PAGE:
India, a nation positioning itself as a superpower, is opening up its purse for its cash-strapped neighbours.
Aid to foreign nations has been doubled to Rs 7,018 crore in this budget, from what it was two years back. The allocation amounts to a four-fold increase from 2003, when it reworked the aid strategy to promote India globally.
Interestingly, this generosity coincides with decisions of developed countries such as the UK to discontinue aid to India.
However, 92% of grants and loans will cater to a handful of nations in the neighbourhood leaving India little scope to make its presence felt in the world.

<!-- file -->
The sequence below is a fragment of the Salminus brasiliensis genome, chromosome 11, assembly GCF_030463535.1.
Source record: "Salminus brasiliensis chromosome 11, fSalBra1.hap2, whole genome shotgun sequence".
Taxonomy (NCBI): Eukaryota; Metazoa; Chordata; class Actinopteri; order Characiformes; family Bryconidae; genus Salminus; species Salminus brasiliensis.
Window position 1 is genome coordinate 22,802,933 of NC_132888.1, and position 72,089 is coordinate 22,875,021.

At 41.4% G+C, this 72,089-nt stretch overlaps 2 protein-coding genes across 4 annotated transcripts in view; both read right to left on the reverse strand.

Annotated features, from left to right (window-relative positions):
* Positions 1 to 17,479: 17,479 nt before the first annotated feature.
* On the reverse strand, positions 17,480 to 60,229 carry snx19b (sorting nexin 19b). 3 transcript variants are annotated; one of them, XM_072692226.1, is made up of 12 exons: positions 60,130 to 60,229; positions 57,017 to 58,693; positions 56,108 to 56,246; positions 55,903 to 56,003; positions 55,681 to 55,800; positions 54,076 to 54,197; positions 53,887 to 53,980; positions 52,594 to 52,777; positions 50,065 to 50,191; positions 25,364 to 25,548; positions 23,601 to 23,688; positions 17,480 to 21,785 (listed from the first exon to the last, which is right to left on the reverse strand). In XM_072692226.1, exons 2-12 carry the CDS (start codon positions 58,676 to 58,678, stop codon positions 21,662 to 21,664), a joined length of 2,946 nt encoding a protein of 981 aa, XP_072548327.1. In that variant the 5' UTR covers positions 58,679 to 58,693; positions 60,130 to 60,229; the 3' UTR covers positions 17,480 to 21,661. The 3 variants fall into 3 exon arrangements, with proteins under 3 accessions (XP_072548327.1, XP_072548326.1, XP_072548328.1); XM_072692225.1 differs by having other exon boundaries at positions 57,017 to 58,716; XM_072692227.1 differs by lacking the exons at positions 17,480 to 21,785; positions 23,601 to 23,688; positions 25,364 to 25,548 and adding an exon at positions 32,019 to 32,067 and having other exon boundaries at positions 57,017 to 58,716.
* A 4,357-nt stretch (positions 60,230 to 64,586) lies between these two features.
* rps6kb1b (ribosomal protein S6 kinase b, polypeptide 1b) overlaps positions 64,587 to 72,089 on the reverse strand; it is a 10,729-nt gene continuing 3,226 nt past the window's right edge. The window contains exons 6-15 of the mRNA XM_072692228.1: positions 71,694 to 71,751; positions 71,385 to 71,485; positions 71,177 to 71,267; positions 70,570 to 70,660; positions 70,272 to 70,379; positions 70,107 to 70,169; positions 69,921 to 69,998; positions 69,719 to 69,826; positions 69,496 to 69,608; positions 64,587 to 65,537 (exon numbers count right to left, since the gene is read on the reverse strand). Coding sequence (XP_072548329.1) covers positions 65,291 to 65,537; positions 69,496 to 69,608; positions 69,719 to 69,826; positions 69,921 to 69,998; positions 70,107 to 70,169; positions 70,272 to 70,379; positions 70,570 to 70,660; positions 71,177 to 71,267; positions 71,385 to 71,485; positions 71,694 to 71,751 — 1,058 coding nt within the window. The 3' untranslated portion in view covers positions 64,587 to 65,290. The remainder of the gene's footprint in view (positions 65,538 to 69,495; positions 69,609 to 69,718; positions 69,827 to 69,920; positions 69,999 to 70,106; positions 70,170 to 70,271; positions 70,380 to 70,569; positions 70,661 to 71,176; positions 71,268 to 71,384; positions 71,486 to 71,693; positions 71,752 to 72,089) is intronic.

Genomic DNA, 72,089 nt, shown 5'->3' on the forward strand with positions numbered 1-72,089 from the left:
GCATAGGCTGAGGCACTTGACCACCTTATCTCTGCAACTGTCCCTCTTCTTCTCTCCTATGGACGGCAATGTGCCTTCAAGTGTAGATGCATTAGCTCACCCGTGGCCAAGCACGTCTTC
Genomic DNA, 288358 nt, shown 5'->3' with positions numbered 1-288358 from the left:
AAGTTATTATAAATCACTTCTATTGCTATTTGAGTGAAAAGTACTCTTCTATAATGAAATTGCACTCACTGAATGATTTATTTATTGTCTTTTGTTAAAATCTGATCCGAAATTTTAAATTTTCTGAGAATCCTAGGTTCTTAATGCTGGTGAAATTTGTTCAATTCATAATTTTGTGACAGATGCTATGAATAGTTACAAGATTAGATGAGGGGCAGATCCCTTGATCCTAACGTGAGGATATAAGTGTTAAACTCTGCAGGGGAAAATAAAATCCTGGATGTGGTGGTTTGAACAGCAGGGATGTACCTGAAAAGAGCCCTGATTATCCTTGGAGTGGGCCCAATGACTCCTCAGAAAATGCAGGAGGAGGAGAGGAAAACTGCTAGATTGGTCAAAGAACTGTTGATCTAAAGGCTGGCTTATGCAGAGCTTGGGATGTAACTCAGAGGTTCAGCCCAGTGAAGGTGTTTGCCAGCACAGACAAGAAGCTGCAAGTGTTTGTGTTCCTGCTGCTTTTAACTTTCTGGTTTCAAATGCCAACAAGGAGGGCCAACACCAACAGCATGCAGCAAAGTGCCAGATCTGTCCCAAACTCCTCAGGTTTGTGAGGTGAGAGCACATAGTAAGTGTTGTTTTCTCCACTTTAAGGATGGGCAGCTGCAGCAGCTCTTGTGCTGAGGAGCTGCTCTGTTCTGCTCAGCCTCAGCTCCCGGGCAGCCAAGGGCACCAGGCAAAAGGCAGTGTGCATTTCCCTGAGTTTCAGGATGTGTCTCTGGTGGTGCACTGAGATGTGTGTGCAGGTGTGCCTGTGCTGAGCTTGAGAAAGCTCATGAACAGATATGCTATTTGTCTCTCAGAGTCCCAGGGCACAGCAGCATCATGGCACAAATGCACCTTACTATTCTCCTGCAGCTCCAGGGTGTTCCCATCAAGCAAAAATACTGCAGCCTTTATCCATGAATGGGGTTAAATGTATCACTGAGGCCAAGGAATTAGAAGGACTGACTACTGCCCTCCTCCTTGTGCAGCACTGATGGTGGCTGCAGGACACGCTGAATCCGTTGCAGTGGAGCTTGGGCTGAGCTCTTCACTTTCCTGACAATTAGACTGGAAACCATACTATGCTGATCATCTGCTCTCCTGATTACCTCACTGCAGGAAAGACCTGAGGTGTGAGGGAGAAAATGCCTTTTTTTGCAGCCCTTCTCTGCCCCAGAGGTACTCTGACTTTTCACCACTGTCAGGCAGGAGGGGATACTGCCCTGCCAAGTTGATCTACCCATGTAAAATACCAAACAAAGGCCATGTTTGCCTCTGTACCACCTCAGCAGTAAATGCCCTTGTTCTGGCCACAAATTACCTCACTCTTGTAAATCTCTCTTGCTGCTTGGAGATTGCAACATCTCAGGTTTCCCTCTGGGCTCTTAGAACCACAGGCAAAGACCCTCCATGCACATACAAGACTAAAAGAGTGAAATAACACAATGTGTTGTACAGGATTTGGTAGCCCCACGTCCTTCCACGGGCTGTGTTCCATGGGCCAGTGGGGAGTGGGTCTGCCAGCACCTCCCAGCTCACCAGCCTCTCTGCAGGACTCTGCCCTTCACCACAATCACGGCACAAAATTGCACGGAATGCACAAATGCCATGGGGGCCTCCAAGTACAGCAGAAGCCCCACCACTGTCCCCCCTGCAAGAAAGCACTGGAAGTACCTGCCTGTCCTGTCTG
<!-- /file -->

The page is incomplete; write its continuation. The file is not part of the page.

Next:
Bhutan, a major recipient through years, receives over 50% of the total Indian foreign aid, while Afghanistan, Sri Lanka, Bangladesh, Nepal, Myanmar constitutes another 40%.
In contrast, Chinese aid is distributed more evenly reaching many developing nations in Asia, Africa, Latin America and Eastern Europe and is used as a powerful diplomatic tool to expand its political and trade interests. The scale of aid and operations too varies between the two nations.
In 2012-13, India’s foreign aid was $1 billion (excluding scientific collaborations etc) where as the corresponding Chinese aid was over $10 billion.
“India is no match to China in terms of aid — money or operations. But given our global ambitions, we should strategically reposition our aid to expect good returns,” says Sachin Chaturvedi, senior fellow, Research and Information System for Developing Countries, a think-tank on external affairs.